All the assays were conducted in a standard Nova Ética jar test device with 12 2-liter jars. Rapid mixing was kept for 30 seconds on a 236 rpm rotation (device's maximum), corresponding to a value of approximately 600 s−1 and a Camp Number of 18.000 (AWWA 2011; Crittenden et al. 2012). Alum and base (or acid) were added simultaneously in each of the 12 jars prior to the start of the rapid mixing stage. After coagulation, rotation was reduced to match the desired for flocculation. Twelve flocculation times were selected: 2.5, 5.0, 7.5, 10.0, 12.5, 15.0, 20.0, 25.0, 30.0, 40.0, 50.0 and 60.0 minutes, each one assigned to a specific jar. Once the flocculation time was reached, stirring was stopped to initiate the sedimentation process. After the non-ideal settling time (i.e. time during which the fluid inside the jars remained under agitation after the stirring stopped), the real settling time was recorded. For this experiment, 4 minutes was selected, resulting in a settling velocity (vs) of 2 cm.min−1, a typical value within the usual design criteria for conventional clarifiers in DWTPs (AWWA 2011; Crittenden et al. 2012; Ferreira Filho 2017). After settling, a sample was collected from each jar for residual turbidity (Nt) analysis. Turbidity analyses were performed using a bench scale turbidimeter (2100N from Hach). This equipment provided a ± 2% level of precision for analyses between 0 and 1000 NTU, an appropriate range for the expected experimental values. Preliminary tests indicated that turbidity results did not vary significantly if more than one measurement was taken from the same sample. Therefore, the first turbidity recorded value for each sample was used for model fitting. Turbidity was used as a surrogate parameter for particle concentration due to its analytical simplicity (Rice et al. 2012).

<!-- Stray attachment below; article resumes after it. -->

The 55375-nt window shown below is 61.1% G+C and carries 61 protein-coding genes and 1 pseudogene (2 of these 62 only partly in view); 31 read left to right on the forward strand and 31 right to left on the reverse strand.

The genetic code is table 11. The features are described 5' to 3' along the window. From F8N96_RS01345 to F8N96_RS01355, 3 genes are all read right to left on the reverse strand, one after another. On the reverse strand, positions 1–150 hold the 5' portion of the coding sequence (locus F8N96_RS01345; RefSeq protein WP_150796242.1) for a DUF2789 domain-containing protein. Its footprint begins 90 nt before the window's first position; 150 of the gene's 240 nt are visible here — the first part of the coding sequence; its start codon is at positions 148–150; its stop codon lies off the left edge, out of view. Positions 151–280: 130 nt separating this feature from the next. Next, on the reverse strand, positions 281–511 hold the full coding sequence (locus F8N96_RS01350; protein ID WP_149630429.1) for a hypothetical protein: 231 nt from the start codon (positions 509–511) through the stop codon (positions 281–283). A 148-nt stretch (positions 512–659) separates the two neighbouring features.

Model fitting and KA and KB calculation
Model fitting and KA and KB calculation were accomplished via the Least Squares Method. Electronic spreadsheets were prepared in Microsoft Excel 2016® software and the sum of the squares of the residuals (SSR) between modeled and experimental Nt/N0 data was minimized with Solver function. For this work, the evolutionary convergence method was selected since it is based on genetic algorithms and more likely to find the global minimum. The evolutionary convergence method was set with a convergence criteria of 10−6; mutation rate of 0.5; population size of 100; one random seed and 30 seconds as the maximum time without improvement. KA and KB values were set to a positive value. Model goodness-of-fit was verified with the Coefficient of Determination (CoD). A two-way factor variance analysis (ANOVA) was conducted with KA and KB values (converted to pKA and pKB) using Microsoft Excel 2016® embedded data analysis tools. A significance level of 5% (p < 0.05) was selected and both Al/particle ratio (mg Al3+/g kaolin particle) and values were selected as factors (Dobre & Sanchez Marcano 2007; Brandt 2014; Chapra & Canale 2015; Winston 2016; Von Sperling et al. 2020).